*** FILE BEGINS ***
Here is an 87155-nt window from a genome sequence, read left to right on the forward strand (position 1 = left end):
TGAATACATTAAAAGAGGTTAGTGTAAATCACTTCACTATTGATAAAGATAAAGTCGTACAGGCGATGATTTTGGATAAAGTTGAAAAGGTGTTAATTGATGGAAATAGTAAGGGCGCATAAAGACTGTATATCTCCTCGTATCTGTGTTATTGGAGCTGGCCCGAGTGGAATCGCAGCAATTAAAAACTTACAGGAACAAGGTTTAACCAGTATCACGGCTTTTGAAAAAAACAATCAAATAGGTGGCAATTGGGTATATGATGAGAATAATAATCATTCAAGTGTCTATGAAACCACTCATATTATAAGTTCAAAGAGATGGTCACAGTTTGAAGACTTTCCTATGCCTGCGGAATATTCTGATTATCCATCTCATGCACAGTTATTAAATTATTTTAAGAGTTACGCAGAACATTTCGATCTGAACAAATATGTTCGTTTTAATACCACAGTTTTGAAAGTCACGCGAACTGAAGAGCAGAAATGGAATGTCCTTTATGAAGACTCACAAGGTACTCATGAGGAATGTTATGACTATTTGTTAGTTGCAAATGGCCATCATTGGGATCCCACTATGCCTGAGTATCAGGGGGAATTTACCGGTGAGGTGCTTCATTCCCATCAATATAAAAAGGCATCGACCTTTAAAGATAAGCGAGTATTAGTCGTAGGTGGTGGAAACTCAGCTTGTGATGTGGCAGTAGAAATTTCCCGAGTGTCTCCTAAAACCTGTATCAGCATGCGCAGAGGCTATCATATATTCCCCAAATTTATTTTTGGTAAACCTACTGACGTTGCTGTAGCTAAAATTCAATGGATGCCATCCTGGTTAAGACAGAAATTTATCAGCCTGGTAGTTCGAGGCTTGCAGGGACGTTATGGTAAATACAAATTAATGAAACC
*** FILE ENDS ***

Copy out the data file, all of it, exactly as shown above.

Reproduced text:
Here is an 87155-nt window from a genome sequence, read left to right on the forward strand (position 1 = left end):
TGAATACATTAAAAGAGGTTAGTGTAAATCACTTCACTATTGATAAAGATAAAGTCGTACAGGCGATGATTTTGGATAAAGTTGAAAAGGTGTTAATTGATGGAAATAGTAAGGGCGCATAAAGACTGTATATCTCCTCGTATCTGTGTTATTGGAGCTGGCCCGAGTGGAATCGCAGCAATTAAAAACTTACAGGAACAAGGTTTAACCAGTATCACGGCTTTTGAAAAAAACAATCAAATAGGTGGCAATTGGGTATATGATGAGAATAATAATCATTCAAGTGTCTATGAAACCACTCATATTATAAGTTCAAAGAGATGGTCACAGTTTGAAGACTTTCCTATGCCTGCGGAATATTCTGATTATCCATCTCATGCACAGTTATTAAATTATTTTAAGAGTTACGCAGAACATTTCGATCTGAACAAATATGTTCGTTTTAATACCACAGTTTTGAAAGTCACGCGAACTGAAGAGCAGAAATGGAATGTCCTTTATGAAGACTCACAAGGTACTCATGAGGAATGTTATGACTATTTGTTAGTTGCAAATGGCCATCATTGGGATCCCACTATGCCTGAGTATCAGGGGGAATTTACCGGTGAGGTGCTTCATTCCCATCAATATAAAAAGGCATCGACCTTTAAAGATAAGCGAGTATTAGTCGTAGGTGGTGGAAACTCAGCTTGTGATGTGGCAGTAGAAATTTCCCGAGTGTCTCCTAAAACCTGTATCAGCATGCGCAGAGGCTATCATATATTCCCCAAATTTATTTTTGGTAAACCTACTGACGTTGCTGTAGCTAAAATTCAATGGATGCCATCCTGGTTAAGACAGAAATTTATCAGCCTGGTAGTTCGAGGCTTGCAGGGACGTTATGGTAAATACAAATTAATGAAACC